- Once again in Shadows of the Empire, which had you trying to escape the Skyhook... Except subverted, in that you, unless you are extremely good or just plain cheat, won't be able to make it out, and the ending goes by normally. In reality, Dash actually survives thanks to a very precise hyper-space jump, as the medium mode reveals.
- The 3rd installment of Tomb Raider had this for one of the Area 51 levels. Lara has to launch a missile in order to move it out of the way so she can proceed, but by doing so, the flames from the missile's exhaust starts to fill the hallway she is in. You're forced to sprint awkwardly towards the camera to the very end of the hall so the flames don't touch you. Getting burnt here results in instant death compared to being on fire in the other parts of the game where you live only for a few seconds.
- The FMV scene at the end of 2nd Tomb Raider.
- In Final Fantasy X, Cid blows up the Al Bhed stronghold Home, and the resulting fireball actually catches his fleeing airship for a few seconds. No harm done, though. Not even the airship's "skirt" hanging from the aft is singed.
- In Descent, every level ends with you outrunning the blast from the exploding reactor at the heart of the mine, regardless of how much time there is actually left until said explosion.
- This brings up an interesting question or two when doing multiplayer, where each player will see themselves outrun the blast, even if someone else still has time remaining.
- The final mission in Freespace 2 starts out as the second half of an Escort Mission. Then Mission Control lets you know that the Shivans have made the local sun go supernova, and you only have a few minutes to get to the jump point where you can escape the explosion. Good luck.
- Jackson's squad does this with a nuke in Call of Duty 4, saving the pilot of a downed helicopter while they are at it. But the shockwave was faster.
- There's also the bit in the flashback mission "One Shot, One Kill" where you have to abseil out of the abandoned hotel before the attack helicopter blows up your sniper nest. And running for the blast door in "No Fighting in the War Room" when the remaining missiles launch.
- The first Russian mission in Call of Duty: World at War has you escape an explosion TWICE. The first time the player jumps out a window as an armored car and flamethrowers attack your building, and while you make it out in time, your comrade is blown out the window by a massive explosion. At the end of the mission, the two of you are escaping a tank, and this time your positions are reversed where YOU narrowly avoid getting blown up by a tank by jumping out the window into the river.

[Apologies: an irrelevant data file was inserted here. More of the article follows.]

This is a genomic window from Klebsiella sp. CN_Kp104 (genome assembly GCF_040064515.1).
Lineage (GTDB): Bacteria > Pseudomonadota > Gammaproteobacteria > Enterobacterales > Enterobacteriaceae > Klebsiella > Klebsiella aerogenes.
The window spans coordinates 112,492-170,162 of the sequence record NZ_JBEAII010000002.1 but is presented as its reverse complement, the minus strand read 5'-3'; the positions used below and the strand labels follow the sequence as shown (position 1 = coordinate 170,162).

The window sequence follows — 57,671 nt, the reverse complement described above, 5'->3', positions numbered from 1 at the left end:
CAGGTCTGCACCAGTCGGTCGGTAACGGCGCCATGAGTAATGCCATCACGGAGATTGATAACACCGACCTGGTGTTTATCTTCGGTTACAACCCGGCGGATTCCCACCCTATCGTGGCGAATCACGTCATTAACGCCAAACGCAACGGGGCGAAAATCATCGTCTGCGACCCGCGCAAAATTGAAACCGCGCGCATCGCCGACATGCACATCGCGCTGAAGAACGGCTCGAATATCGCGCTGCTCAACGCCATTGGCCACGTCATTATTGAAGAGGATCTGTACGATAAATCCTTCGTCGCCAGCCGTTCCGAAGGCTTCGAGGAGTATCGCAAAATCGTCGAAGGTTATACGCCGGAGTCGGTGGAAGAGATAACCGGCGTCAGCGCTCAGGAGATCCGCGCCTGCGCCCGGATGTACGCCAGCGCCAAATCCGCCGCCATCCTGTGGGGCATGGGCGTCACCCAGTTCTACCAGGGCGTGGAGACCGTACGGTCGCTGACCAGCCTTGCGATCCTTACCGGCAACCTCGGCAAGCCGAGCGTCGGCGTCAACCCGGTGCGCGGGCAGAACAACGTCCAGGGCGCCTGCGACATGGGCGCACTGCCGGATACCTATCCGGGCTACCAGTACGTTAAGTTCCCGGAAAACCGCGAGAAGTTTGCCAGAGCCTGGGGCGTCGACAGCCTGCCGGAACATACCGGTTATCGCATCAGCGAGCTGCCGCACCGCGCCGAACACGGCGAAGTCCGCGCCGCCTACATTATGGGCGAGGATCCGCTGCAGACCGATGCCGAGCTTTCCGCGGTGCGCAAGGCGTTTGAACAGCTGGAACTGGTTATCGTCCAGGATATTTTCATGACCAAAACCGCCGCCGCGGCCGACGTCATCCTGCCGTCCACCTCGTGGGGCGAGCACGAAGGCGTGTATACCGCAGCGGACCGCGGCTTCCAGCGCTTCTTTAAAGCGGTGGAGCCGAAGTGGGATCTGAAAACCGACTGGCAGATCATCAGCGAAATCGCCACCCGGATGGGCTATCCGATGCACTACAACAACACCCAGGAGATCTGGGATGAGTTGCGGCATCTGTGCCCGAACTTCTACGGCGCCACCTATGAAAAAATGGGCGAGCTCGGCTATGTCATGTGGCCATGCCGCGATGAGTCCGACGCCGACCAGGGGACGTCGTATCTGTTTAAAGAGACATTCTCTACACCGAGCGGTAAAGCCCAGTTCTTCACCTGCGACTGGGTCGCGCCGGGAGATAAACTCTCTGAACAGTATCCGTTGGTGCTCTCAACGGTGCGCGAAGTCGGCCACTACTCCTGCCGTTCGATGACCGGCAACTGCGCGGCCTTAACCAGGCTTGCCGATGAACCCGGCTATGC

- Deus Ex has this as one of the endings. The last you see of JC Denton is him running away after he blew up Area 51's bunker while still deep inside.
- At the end of the original Turok for the Nintendo 64, Turok had to escape from an exploding tower with a pillar of flame only a few inches from his backside. If you take sufficient damage by the end of the preceding boss fight, Turok's right leg is broken in the cutscene - and he still manages to get out safely.
- Pretty sure the leg thing is a glitch.
- The ending of Metal Slug 4 has you running for your life in a crate-littered tunnel as explosions chase you. Fail to shoot one of the crates and you end up smacking against it and being burnt to a crisp...
- Avernum 2 has an enemy fortress you escape by running across the roof while quickfire devastates everything right behind you. There are plenty of other times you have to outrun quickfire as well.
- Fleeing from quickfire wasn't retired from gameplay until Avernum 4. Before that it was featured in every game, and the Exile trilogy before that.
- Max Payne 2 has Max outrunning multiple fireballs in an exploding restaurant. Causing and dodging fireballs is also required in order to progress. Thankfully, bullet time helps.
- Same for Punchinello's restaurant in the first game.
- In Onimusha 3, there is a cutscene where the protagonists manage to (barely) outrun a fireball caused by an exploding Mont Saint-Michel by car.
- A regular feature as the final challenge of Metroid games. Upon felling the Final Boss-who is apparently a Load-Bearing Boss-with your Eleventh Hour Superpower type weapon, the whole place starts coming down around you and you have a running timer to get to your ship before the place explodes and you die.
- The escape from the Juda Central System in Raystorm after you defeat the last boss.
- In Star Trek Voyager: Elite Force, there is a scene where you must contain a conduit explosion (which creates a fireball, naturally) with a force-field, while a redshirt is trying to outrun it. You can trap the redshirt behind the force-field and watch him being vaporized with no penalty.
- In Axelay, after defeating the stationary Final Boss, the Organic Engine that makes up the last stage explodes; the ship must then escape the destruction... and fend off the Final Boss one more time. Touching the boss or its projectiles is deadly, but backing into the explosion at the left edge of the screen is not.
- In Contra III: The Alien Wars, Red Falcon's base blows up after its defeat. And in the Hard Mode run, the Final Boss turns out to be Not Quite Dead. The player, hanging from the bottom of the extraction helicopter, has to shoot the boss down into the inferno. Konami loves this trope. This also occurs in Shattered Soldier during the True Final Boss fight and in the opening sequence of Neo Contra.